Misguided view on affirmative action

DEFENDING affirmative action from attacks by white people, although deplorable, can be explained in terms of them trying to cling to apartheid privileges.

But to have to defend it from attacks by blacks, educated ones at that, is not only bizarre but very tragic as it indicates internalisation of racial prejudice and a severe form of inferiority complex.

The facts are: The socio-economic and political disenfranchisement of black people did not start yesterday but some 350 years ago in 1652 with the arrival of Jan van Riebeeck, a Dutch colonialist.

It is a fact that the economy was sustained by slavery and other draconian practices for 250 years and black labour repression for another 100 years, resulting in the unequal distribution of power and wealth between the class of white masters and employers, on the one hand, and that of black servants and employees, on the other.

Black people have suffered multiple successive oppressive periods - of Dutch colonialism (1652-1795), British imperialism (1795-1910) and Afrikaner apartheid (1948-1994) - all aimed at economically, socially and politically impoverishing the indigenous black people. One would have thought that history is public knowledge and should inform all those that seem to have amnesia about our horrid past.

Black people were forcibly asset-stripped at no compensation by being dispossessed of their land, their cattle and maize farms destroyed, forced into the inferior Bantu education system, not allowed into skilled positions by law and endured job reservation so that they could be forced into cheap labour. Affirmative action seeks to address this blatant abuse.

Good examples are the past and arguably the present practices by the mining and steel industries in the 1880s. The endemic mine fatalities are rooted in a neo-liberal system that did not value black life. Indeed, the mining industry, the gold sector in particular, owes its success to lives of many black people who worked under very dangerous conditions in pursuit of profits for the shareholders. It is indeed a shame that even today some of the mining areas are still using the bucket system despite such sacrifices by black people.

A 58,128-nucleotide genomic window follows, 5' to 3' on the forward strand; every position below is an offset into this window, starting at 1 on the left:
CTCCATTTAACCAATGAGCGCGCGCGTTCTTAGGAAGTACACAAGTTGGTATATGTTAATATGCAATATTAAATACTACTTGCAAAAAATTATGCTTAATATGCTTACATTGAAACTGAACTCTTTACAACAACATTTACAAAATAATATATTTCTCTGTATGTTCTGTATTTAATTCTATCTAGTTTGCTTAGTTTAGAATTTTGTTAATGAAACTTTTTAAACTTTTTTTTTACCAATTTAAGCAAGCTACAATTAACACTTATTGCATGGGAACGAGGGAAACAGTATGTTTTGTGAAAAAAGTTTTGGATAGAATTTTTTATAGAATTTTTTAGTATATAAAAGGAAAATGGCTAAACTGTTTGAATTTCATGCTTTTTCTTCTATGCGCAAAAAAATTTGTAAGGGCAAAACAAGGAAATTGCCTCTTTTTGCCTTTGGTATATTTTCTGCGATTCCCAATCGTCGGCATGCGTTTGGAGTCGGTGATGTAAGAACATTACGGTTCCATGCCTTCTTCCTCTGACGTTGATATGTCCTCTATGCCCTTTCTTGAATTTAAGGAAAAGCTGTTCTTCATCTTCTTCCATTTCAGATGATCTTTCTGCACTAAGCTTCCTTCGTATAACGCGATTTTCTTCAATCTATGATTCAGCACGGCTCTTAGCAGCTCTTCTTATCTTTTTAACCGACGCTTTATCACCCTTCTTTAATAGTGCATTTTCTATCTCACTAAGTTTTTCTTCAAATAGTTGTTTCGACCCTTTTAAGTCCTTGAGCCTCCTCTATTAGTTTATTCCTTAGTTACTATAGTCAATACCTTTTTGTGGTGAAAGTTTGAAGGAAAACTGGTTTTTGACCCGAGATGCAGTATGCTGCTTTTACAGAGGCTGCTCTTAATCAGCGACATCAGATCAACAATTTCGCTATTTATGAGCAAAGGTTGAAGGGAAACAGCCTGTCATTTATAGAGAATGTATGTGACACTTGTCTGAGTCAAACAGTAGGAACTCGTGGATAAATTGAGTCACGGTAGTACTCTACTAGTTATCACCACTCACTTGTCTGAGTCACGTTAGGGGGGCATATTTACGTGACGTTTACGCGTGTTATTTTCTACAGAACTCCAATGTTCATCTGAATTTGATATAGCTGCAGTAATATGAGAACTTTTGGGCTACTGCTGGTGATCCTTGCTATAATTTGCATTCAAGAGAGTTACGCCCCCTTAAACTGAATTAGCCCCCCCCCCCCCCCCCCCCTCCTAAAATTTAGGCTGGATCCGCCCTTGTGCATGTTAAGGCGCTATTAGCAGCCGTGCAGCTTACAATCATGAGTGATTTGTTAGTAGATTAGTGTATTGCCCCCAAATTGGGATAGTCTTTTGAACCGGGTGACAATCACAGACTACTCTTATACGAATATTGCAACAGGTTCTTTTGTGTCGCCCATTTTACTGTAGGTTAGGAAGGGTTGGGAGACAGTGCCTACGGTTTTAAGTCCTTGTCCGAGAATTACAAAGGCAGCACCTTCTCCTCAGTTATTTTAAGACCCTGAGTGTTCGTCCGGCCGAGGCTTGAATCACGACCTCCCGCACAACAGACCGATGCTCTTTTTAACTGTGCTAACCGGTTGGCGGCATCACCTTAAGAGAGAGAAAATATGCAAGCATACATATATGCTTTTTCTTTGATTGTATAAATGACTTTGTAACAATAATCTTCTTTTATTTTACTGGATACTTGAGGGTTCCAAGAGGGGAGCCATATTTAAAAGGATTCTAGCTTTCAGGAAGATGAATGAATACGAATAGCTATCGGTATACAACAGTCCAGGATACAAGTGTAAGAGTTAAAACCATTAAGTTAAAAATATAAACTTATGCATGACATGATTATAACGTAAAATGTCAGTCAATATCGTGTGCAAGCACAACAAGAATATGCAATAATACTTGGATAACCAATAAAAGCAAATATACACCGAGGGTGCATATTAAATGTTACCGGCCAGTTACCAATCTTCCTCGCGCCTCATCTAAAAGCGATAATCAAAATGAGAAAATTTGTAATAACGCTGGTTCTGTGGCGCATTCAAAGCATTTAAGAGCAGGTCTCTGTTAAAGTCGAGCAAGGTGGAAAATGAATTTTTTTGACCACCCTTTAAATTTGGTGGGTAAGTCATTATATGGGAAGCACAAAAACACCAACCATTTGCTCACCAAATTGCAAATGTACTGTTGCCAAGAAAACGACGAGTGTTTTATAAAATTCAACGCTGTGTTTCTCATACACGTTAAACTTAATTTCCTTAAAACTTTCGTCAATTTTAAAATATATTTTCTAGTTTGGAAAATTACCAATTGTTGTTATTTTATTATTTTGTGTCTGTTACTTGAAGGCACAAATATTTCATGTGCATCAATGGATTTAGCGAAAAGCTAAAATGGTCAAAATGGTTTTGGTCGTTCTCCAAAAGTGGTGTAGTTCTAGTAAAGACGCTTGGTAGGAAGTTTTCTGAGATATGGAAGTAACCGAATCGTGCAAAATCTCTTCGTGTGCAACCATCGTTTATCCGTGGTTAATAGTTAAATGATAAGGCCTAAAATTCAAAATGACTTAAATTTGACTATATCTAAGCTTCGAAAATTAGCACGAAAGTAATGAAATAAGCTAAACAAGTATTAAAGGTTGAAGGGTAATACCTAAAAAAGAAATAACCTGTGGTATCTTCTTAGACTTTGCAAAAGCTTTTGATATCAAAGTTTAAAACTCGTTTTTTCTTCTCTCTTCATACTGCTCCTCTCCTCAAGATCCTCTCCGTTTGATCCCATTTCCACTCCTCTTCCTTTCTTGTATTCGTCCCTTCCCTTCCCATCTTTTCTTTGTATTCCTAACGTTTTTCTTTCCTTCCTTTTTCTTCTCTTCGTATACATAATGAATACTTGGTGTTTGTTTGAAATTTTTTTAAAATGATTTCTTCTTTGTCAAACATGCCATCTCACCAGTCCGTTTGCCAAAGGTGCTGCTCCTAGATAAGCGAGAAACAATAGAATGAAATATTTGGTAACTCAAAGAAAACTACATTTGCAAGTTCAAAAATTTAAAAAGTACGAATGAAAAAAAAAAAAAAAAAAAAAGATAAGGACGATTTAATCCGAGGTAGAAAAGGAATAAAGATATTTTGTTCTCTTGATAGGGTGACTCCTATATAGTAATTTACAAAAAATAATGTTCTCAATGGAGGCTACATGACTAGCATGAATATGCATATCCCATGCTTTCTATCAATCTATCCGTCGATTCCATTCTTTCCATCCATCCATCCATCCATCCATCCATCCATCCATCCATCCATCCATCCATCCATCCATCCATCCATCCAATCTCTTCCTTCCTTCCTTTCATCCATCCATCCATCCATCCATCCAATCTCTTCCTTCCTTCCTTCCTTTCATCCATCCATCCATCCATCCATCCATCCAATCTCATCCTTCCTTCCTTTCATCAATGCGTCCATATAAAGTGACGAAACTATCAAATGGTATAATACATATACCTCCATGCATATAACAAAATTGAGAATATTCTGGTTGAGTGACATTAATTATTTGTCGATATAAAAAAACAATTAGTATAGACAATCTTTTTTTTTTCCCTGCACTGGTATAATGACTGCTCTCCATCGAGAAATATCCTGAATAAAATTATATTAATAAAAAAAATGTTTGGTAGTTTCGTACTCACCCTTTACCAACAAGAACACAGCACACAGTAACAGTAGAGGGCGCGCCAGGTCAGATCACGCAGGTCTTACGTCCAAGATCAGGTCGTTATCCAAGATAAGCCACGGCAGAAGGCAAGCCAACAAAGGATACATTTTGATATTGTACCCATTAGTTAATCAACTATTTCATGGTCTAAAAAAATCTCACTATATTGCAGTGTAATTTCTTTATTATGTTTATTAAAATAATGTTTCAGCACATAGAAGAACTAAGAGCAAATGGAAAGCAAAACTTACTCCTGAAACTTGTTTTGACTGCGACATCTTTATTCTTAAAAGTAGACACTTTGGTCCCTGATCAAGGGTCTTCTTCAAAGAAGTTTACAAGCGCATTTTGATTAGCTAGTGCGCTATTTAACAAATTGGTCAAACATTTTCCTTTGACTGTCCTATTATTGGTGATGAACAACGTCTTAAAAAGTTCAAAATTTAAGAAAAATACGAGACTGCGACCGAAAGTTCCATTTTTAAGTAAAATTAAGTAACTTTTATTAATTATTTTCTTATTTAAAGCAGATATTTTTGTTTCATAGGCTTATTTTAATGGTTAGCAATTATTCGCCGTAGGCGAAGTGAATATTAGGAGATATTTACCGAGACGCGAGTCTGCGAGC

Lately, under the guise of the so-called skills shortage, the imperialist mindset continues to seek to dominate black people in all spheres of the economy, sometimes with the help of fellow co-opted black people. This should indeed provide a snippet of the background as to why we need affirmative action.

The new democracy of the past 15 years cannot be expected to have eradicated these deep-seated disparities and thus the calls to remove affirmative action so soon are not only naïve but also insensitive to the pain and agony that many tend to suppress.

Very clearly such a draconian, institutionalised, systematic oppression can never be undone by the superficial rainbow nation nor one human race rhetoric, but by a determined legislative framework backed by a strong political will and an effective bureaucracy that punishes non-compliance.

The latest report (2007/8) by the Commission for Employment Equity shows that 70 percent of the top positions in this country are occupied by whites despite the fact that their economically active population is only about 10 percent. Surely this disproportionate representation must be corrected. With affirmative action, we are not asking for favours or anyone to feel sorry for black people, but opportunities to display our God-given talent. The so-called racially divisive cry in affirmative active discourse is nothing but a self-preservation exercise aimed at maintaining the status quo. It should be dismissed with contempt.

This notion of a white young innocent generation born after 1994 who had nothing to do with apartheid ignores a fact that these kids are born into a structurally engineered society where, by virtue of being white, privilege is bestowed upon them. Young blacks born in the same era bring with them an uninvited baggage of disadvantage.

It should be noted that contrary to popular belief and unlike the Afrikaner Regstellende Aksie, affirmative action is not an ideological intervention against white people but all-inclusive legislation aimed at achieving a representative and diverse society in line with the demographics of this country. Regstellende Aksie preferred white people over blacks purely on the basis of colour. Affirmative action requires more stringent criteria in order to be considered suitable for appointment. It is ill-informed or mischievous to claim that its policy promotes employment ofunsuitably qualified black people.

Black people who don't want to be associated with this programme are misguided and naïve and play in the hands of those that seek to stigmatise this noble corrective programme. Affirmative action is law in this country, nearly 12million people voted for it as recently as April 22 2009. It shall continue to be law for many years to come. The danger of abolishing affirmative action with the current disparities is too ghastly to contemplate.

nManyi is president of the Black Management Forum